Saturday, March 24, 2007

Bristol Bay fishermen to swim upstream

The Bristol Bay sockeye salmon gillnet fisheries, (there are two), have evolved considerably since the 1800s. Sailing ships full of Chinese laborers and supplies used to come to the Bay in the spring in a fleet. The canning companies owned the open sail boats that harvested the fish. Then when Alaska became a state, engines were allowed but the length of the net and the boat were limited.

National Geographic Channel photo; They should have named the new reality show, "Fishery gone Wild."

Then in the early '70s the number of permits to fish were limited and the imperative a cannery had to own a fleet of fishing boats vanished. The fishermen were now the owners of the fish, at least for a couple of hours. That's made the processing/marketing companies nervous ever since. And don't forget to watch the new National Geographic reality show, "Cowboys of the Sea," starting April 16th at 7 pm in Alaska (Thanks to Shawn Dochtermann for the heads-up).

Somehow the number of permits has crept up considerably to where most people think there are way too many. But I don't know of anyone who thinks that "I'm in the "too many."" Some people think that "permit stacking" causes fishermen to eat each other up. And that the processors fuel this by only offering production bonuses as they sell the pack, when they really need to be offering quality bonuses to improve the product.

That would in turn give fishermen that try hard to deliver a top QUALITY fish, and build for the future, the extra money to make selling out not necessary. These processing companies wield the power on the Board of the Alaska Seafood Marketing Institute. So with this structure, the State of Alaska is basically saying quality doesn't matter. Why is it that the breakthrough in air freighting salmon couldn't have come from the State's Fisheries Industrial Technology Center? Unless the state bureaucracy(ASMI) and the co-joined major processors don't really care what fishermen get for their catch. (Why is it that the Executive Director of ASMI, a retired Coast Guardsman and golfing partner of the husband of the former Ex. Director, needs to be on the Alaska Fisheries Marketing Board? It has been a conduit for tens of millions of dollars of federal money to flow directly to the processing companies that control the Board of ASMI.)

Now to top it all off, a House Bill seems intent on allowing all kinds of machinations that would cause many more Bristol Bay boats to stay tied up. I haven't worked in that fishery since 1970 when the canneries started paying by the pound instead of the fish. But I know that if you reduce the heck out of the fleet, that region that is hard pressed as it is, won't be more than ghost towns on the edge of the tundra. Except for the mega-processing plants with their flown-in labor force.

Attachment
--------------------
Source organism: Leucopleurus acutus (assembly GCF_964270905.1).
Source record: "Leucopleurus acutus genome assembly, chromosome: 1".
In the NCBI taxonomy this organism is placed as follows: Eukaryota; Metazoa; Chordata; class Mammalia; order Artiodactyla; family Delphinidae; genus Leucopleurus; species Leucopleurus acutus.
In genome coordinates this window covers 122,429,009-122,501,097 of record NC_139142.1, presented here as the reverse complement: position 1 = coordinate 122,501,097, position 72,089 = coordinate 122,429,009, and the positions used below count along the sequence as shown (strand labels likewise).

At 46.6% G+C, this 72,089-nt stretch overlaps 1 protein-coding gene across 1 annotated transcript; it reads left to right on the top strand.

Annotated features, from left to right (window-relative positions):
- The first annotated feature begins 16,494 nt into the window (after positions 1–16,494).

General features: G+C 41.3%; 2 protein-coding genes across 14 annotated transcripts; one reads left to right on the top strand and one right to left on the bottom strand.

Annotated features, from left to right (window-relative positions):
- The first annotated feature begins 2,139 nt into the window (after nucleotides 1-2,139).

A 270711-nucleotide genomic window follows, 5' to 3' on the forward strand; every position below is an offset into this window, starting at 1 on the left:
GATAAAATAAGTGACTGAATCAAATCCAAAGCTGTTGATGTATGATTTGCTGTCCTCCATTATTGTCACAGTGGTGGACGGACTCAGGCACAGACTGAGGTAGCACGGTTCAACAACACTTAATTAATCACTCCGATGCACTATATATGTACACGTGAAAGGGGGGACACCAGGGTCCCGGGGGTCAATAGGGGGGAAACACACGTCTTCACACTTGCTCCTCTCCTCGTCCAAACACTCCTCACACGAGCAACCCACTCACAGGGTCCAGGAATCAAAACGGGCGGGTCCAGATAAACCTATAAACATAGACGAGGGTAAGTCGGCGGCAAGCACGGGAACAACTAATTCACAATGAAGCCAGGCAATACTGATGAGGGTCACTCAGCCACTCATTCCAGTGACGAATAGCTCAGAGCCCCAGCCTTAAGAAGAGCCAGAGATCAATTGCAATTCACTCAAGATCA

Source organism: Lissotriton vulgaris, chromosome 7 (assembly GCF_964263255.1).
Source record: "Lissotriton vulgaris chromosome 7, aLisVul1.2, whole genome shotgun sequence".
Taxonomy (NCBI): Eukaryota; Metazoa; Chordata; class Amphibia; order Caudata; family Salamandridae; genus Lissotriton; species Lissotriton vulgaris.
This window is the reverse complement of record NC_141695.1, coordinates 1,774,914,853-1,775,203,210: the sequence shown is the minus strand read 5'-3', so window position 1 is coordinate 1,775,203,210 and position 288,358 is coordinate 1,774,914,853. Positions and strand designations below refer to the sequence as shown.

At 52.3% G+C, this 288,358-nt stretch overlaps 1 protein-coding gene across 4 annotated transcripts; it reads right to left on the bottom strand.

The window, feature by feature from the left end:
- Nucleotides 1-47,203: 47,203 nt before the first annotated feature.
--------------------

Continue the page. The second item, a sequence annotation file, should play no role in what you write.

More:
All these attempts to engineer a perfect fishery miss some basic points; they don't take into account how the people in the region would like to live, and what kind of organization fishermen really need to be profitable to assist in that endeavor. Up to now, nobody has complained much that the canneries in Bristol Bay ran everyone's lives. A fishermen out there didn't have to invest a cent until the '70s.

The Limited Entry Act changed the dynamic forever. Aggressive young fishermen from all over the place got easy credit from the State and purchased permits for hundreds of thousands of dollars from people that got them free. But the Japanese market was heating up and it penciled out. Now the Japanese market is cool and fishermen want to increase their production, since they can't see an expedient way to get any more money for a pound of fish.

In this climate, the aggressive and well financed fishermen will continue to seek less competition and more production for themselves. The fishery managers and cannery managers will have fewer fishermen to deal with, which lowers their costs. Everyone is happy, right? Not quite. There's nothing to stop the next round of consolidation when the processors drop the price to pay for another Chilean fish farm, or the price of fuel goes to $5 a gallon.

Those that know me, know I'm leading this little dissertation toward the need for a good Regional Seafood Development Association. Under enabling legislation, an RSDA did come together in Bristol Bay, for the drift gillnetters, not the set gillnetters. Of course the drift-netters catch the lions share of the fish.

It's the ultimate solution, and here's what you do when your RSDA doesn't perform the way it should. There may be an RSDA in the Bristol Bay now, but to send it down the runway with enough speed to take off is another matter. Holding it back are the processors, of course, who see fishermen as strong like a circus bear, but tragi-comic in their captivity. Then you have the labyrinth of economic development organizations who love the attention, but never solve the problem.

Keeping in mind that fishermen hardly ever agree on anything, which is why Florida orange growers got their "association" going in the 1930s and Alaskan fishermen still haven't pulled it off. The cranberry growers in the above hyperlinked article got it together and created Ocean Spray and have a plan for the low prices they get at present.

I'm also reminded of when I was put in charge of a "Fisheries Discovery Task Force" of loan officers at a fisheries bank. There had never been a forum for them, so immediately an incredible number of issues surfaced. I have a feeling a lot more issues are going to surface in the Bay, and all over Alaska, before this is over. Hopefully the B.B. RSDA can take over this discussion at some point and become the change agent that most people would like it to be. The current is against them, but hopefully they'll remember that only dead fish swim with the current.